After visiting Russia I completely abandoned my left-wing ideas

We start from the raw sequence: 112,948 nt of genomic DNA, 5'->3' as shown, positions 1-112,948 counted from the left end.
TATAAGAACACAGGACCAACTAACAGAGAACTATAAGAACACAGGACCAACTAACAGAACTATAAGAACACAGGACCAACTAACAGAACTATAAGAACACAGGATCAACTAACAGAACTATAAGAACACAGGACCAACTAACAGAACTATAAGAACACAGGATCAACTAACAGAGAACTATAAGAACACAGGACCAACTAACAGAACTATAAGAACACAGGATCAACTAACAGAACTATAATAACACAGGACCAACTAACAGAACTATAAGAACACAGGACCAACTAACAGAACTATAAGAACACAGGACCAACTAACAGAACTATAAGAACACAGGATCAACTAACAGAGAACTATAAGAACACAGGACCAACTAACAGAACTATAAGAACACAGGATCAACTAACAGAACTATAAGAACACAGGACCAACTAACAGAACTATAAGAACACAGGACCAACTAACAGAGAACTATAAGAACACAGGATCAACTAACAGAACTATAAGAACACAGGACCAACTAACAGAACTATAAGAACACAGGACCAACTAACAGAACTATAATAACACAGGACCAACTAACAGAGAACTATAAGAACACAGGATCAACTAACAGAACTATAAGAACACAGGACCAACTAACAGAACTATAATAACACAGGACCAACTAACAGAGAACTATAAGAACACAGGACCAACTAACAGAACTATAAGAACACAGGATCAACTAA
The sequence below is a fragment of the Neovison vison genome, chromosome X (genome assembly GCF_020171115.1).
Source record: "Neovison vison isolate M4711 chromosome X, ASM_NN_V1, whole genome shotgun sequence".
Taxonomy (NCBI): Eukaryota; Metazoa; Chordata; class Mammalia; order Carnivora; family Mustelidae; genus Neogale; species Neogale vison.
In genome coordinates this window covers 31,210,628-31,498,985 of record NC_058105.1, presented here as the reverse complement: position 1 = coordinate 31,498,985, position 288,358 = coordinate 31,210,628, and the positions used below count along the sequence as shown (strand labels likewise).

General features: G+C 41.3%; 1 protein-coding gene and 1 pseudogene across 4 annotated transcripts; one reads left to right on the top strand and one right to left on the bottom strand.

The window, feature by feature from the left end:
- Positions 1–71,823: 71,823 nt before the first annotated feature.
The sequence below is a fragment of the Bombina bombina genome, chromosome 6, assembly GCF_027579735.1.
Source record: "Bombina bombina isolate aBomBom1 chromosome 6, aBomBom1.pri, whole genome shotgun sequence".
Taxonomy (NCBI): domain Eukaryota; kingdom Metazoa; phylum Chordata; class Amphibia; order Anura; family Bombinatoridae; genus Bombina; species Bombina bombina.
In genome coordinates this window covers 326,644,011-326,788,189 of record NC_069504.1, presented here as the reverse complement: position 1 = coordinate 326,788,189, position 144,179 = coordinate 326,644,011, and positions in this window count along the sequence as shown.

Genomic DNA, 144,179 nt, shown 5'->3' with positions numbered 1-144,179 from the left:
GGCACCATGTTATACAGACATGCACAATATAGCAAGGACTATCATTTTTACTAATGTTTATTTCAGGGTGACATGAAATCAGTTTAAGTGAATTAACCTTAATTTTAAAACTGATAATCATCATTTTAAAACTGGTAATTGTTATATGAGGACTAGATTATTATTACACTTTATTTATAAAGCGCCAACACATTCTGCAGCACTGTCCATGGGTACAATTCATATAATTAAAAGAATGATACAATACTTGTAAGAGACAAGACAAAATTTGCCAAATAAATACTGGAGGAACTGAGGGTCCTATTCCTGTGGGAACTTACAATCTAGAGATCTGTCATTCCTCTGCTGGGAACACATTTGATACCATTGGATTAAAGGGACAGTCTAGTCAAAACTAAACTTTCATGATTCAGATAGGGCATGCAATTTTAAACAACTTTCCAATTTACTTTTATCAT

Mojmír Kyselka was born on 15 June 1933 in Brno. His father was a prominent Brno architect, his mother was from humble origins. During the war the family was in danger because one distant relative, a great grandfather, was a coal merchant of Jewish descent. During World War II the family had to move out of their house due to frequent air raids and take shelter with relatives in Vysočina. Mojmír Kyselka followed in his father’s footsteps to graduate from architecture; he gained his first experience in Ostrava. In 1957 he was unexpectedly arrested by the police and placed in custody. He discovered he was suspected of distributing anonymous anti-Communists leaflets. He was threatened with ten years in prison in a show trial. The witness was expelled from the Architects’ Union. He found a new job at Mendel University, where he specialised in urbanism and garden architecture. Although a pensioner now, he continues to take an interest in his field and to lecture on architecture.